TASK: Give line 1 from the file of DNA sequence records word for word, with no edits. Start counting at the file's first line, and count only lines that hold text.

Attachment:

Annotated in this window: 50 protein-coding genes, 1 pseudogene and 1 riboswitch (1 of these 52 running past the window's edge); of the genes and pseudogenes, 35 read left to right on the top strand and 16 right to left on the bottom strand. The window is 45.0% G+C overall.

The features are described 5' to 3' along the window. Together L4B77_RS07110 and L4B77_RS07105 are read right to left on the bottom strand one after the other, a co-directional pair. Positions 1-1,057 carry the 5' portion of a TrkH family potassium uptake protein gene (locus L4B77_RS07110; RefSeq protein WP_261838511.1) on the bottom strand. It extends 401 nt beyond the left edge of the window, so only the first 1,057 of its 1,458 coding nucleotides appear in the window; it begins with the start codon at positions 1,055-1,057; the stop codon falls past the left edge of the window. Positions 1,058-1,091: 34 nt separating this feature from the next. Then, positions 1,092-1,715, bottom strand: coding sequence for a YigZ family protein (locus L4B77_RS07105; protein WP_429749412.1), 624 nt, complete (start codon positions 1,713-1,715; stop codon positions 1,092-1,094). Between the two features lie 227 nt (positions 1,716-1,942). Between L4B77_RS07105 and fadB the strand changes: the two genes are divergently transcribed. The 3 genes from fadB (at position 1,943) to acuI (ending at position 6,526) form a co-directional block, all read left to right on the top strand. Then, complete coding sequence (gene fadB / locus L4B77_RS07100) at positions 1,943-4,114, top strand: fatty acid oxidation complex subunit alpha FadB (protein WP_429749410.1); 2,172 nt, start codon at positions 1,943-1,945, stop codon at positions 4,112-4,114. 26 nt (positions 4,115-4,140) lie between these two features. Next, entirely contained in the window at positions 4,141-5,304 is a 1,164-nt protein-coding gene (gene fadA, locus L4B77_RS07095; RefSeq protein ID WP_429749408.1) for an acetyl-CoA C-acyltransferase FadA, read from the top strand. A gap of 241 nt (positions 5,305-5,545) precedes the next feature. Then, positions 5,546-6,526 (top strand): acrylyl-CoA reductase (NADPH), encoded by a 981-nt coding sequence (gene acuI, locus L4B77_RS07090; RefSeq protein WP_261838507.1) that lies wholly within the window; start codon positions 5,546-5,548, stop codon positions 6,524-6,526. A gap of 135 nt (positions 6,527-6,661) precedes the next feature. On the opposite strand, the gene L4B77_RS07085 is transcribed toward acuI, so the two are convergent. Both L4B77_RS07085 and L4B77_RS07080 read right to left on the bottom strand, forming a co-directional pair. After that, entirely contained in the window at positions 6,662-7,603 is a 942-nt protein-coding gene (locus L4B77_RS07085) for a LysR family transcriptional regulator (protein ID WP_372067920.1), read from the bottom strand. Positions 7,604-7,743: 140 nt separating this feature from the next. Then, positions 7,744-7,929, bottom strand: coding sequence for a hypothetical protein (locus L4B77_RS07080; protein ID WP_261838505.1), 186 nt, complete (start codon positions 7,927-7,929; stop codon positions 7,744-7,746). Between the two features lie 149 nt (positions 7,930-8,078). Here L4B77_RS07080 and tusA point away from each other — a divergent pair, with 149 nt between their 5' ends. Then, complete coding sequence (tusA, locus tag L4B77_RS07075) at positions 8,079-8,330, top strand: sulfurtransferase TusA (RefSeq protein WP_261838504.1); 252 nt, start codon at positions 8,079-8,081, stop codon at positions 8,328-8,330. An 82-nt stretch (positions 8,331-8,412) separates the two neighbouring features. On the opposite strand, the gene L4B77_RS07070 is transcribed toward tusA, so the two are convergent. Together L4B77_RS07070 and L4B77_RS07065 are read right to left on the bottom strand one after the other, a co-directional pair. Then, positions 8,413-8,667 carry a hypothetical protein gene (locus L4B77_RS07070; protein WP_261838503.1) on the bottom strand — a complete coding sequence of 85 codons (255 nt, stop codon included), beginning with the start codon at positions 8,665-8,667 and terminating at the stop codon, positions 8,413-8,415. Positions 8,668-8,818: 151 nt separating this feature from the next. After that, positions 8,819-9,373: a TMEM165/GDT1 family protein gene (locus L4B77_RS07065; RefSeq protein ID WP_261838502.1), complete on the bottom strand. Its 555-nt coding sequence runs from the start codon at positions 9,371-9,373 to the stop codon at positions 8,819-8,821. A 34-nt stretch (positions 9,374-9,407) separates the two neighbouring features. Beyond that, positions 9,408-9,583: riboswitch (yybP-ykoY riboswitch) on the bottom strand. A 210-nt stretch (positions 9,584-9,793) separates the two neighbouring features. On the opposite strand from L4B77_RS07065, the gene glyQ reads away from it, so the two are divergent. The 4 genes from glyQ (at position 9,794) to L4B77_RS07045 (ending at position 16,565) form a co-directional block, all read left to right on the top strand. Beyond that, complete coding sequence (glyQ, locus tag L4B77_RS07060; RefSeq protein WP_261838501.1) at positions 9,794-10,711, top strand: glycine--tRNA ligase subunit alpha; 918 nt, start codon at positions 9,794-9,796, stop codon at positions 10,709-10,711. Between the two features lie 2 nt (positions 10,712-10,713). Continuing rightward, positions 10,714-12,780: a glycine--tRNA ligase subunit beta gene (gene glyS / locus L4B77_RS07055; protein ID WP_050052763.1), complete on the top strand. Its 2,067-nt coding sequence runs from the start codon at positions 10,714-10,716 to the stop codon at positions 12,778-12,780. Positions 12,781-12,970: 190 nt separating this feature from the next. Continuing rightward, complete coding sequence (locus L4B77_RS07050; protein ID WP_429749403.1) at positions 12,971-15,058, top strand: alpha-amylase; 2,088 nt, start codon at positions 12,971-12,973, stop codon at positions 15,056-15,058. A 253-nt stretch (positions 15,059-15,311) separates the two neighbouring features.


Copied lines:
Annotated in this window: 50 protein-coding genes, 1 pseudogene and 1 riboswitch (1 of these 52 running past the window's edge); of the genes and pseudogenes, 35 read left to right on the top strand and 16 right to left on the bottom strand. The window is 45.0% G+C overall.